Yoda is a character and a protagonist in the Star Wars universe, who appears in five of the six films of the two trilogies. Yoda dies in Star Wars Episode VI: Return of the Jedi, when he is 900 years old. Although not specifically defined as a Buddhist, the teachings, actions, and style of this character place him similar to a Zen master or Samurai knight.
Buddhist type quotes and teachings
“Fear leads to anger, anger leads to hate, hate leads to suffering.” Yoda
The Jedi Order of celibate knights base their lives on such things as mindfulness, serenity, and the mysterious “Force”. Not unlike the celibate forest monks of Thailand, if one replaces the “Force” with the Dhamma. There are also the obvious similarities to the Samurai who vehemently adopted Zen.
"You must unlearn what you have learned."
“Nothing more will I teach you today. Clear your mind of questions.” (Similar to the preparation for meditation, clearing the mind to focus on the breath, sensations, etc.)
At one point Luke enters a cave for meditation to confront his demons and then states:
Luke Skywalker: “What’s in there?”
Yoda: “Only what you take with you.”
Luke Skywalker: “But how am I to know the good side from the bad?”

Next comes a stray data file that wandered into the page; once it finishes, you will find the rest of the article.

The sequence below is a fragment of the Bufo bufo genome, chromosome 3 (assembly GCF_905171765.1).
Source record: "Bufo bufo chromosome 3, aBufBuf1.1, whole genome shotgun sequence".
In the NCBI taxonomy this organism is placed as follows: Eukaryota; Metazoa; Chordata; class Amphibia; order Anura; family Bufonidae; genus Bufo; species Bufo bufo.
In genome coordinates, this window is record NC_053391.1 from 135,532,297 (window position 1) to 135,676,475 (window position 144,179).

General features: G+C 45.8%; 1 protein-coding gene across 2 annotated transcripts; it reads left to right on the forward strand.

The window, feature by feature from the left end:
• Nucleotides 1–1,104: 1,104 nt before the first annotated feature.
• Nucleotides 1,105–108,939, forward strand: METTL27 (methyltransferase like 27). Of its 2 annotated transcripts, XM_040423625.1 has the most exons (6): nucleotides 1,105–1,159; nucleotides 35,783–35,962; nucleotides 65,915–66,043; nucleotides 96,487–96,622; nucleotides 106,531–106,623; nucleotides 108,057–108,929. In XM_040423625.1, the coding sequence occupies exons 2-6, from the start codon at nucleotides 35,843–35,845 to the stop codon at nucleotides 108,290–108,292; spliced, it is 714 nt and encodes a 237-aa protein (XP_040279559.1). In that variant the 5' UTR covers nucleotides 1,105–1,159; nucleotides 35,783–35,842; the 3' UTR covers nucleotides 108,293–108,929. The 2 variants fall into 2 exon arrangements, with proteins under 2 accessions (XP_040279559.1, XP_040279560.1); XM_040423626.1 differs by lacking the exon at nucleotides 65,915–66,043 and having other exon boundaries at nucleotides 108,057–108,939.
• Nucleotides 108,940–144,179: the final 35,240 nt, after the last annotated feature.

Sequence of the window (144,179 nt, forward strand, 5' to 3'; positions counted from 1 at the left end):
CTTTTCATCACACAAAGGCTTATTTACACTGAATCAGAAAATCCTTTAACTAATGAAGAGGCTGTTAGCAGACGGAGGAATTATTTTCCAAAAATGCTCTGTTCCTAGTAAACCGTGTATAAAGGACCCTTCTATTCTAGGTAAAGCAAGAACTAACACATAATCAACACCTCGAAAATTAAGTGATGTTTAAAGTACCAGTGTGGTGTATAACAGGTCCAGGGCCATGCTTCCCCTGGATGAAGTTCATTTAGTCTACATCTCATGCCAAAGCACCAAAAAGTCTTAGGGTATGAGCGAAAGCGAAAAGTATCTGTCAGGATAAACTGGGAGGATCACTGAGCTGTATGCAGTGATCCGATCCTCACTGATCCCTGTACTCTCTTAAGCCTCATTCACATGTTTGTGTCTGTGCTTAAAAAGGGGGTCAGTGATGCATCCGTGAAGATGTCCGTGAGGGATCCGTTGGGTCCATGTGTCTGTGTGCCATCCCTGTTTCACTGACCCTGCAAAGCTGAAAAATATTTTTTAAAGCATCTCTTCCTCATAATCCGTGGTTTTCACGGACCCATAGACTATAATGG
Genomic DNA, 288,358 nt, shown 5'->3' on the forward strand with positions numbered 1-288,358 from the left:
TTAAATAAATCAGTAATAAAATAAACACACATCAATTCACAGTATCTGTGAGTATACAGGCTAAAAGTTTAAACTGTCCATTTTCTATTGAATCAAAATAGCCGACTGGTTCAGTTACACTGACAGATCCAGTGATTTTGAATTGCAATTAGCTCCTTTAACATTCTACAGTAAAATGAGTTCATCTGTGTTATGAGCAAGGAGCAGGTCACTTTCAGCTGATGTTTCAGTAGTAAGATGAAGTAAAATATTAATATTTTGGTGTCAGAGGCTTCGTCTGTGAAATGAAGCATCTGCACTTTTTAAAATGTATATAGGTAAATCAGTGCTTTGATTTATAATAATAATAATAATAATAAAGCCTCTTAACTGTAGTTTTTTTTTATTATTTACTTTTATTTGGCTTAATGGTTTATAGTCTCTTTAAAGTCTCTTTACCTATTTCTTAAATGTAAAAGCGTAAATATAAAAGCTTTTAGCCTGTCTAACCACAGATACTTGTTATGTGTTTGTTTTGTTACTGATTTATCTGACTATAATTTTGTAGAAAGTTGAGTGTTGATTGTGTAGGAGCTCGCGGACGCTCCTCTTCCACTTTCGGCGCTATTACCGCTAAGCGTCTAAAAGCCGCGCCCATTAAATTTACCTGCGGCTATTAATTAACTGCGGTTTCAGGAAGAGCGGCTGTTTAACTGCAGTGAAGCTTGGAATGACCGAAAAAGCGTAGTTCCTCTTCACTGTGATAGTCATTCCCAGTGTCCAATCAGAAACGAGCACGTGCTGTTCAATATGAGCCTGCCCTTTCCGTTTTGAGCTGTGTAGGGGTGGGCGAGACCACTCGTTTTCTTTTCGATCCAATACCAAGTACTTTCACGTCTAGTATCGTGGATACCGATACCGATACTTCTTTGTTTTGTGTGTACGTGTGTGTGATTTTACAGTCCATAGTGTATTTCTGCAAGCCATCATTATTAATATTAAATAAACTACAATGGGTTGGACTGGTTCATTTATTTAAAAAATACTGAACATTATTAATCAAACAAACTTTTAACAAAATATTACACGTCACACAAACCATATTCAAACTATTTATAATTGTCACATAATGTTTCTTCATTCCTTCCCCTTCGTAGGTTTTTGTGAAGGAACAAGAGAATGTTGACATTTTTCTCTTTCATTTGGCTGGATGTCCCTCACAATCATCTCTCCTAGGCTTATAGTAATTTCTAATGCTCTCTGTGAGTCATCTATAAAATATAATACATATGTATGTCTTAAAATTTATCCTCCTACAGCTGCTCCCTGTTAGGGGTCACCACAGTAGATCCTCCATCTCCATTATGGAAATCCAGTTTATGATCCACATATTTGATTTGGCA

Yoda: "You will know. When you are calm, at peace. Passive.”
And one of the best quotes by Yoda:
“Try not! Do, or do not. There is no try.” (Similar to the Zen concept of succeeding or feeling as if you will face death used in sports, etc.)
The name Yoda
The name itself, Yoda is very similar to the Pali word "Yodha" and is pronounced the same. "Yodha" means 'soldier' and the character in the movie was a sort of Samurai master (Jedi) as well as a philosopher and teacher.
The word is also similar to the Greek word iota which also means very small.
The name is also Hebrew: Yoda is a nickname for Jodea (similar to Jediah or Jedediah). The Hebrew meaning: "One who knows."
In Freemasonry, the name Jota is a hidden master; and a wizened, short entity with pointed ears which looks very much like the film character.
- Article by Dr. Alexander Berzin, 1998
- The Dharma of Star Wars by Matthew Bortolin. Wisdom Publications, 2005.
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